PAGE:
What is the Scientific Method?
The Scientific Method
The scientific method is defined as a method of research in which a problem is identified, relevant data is gathered, a hypothesis is formulated from this data, and the hypothesis is empirically tested.
What in the world does that mean?!?
In simple terms, the scientific method is a way for scientists to study and learn things. It doesn't matter what the scientist is trying to learn, using the scientific method can help them come up with an answer.
The first thing to do with the scientific method is to come up with a question. You can't find the answer until you know the question after all!
Next you need to observe and gather information in order to come up with a guess (called a hypothesis) or a number of guesses to the answer.
Next, you run experiments to see if your guess is right. A key to good experiments is to only change one thing, or variable, at a time. This way you can check your results and know what you changed that changed the answer. Carefully controlling your experiments is an important part of the scientific method.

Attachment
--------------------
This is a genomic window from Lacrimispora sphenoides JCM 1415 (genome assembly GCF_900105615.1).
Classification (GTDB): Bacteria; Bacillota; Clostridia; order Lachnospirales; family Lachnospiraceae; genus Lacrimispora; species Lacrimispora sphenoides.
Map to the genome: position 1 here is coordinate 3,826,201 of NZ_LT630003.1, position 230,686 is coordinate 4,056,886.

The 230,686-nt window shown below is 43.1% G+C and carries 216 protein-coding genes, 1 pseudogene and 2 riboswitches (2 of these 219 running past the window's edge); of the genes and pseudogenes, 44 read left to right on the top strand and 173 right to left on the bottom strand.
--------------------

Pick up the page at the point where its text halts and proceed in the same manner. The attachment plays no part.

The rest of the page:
Finally, after running all the tests you can think of, you analyze your data. If you find that the results do not fit with your original hypothesis, you can now change your hypothesis and run more tests, if necessary.
By going through this process, scientists have a way to verify their guesses and to double check each other. Another scientist can take a look at your tests and add some more tests and continue to refine your answer to the question.
Scientific Method Steps
As described above, there are specific steps that should be taken when using the scientific method. Here is an example of the steps:
History of the Scientific Method
- Ask a question
- Gather information and observe (research)
- Make a hypothesis (guess the answer)
- Experiment and test your hypothesis
- Analyze your test results
- Modify your hypothesis, if necessary
- Present a conclusion
- Retest (often done by other scientists)
The scientific method wasn't invented by one person, but was developed by different scientists and philosophers over the years. For something that sounds so simple and basic, there are still long scientific papers written about the method and scientists who disagree on exactly the best way to implement it.
Francis Bacon, Rene Descartes, and Isaac Newton all helped contribute to the development of the scientific method as a good way to learn about nature and science. They wrote papers and discussed how using experiments and changing variables can help to determine if a guess (or hypothesis) is correct.
Why is the Scientific Method Important?
The scientific method is the cornerstone to modern science. Without a formal method of determining questions and their answers, we wouldn't have science or the knowledge we have today.
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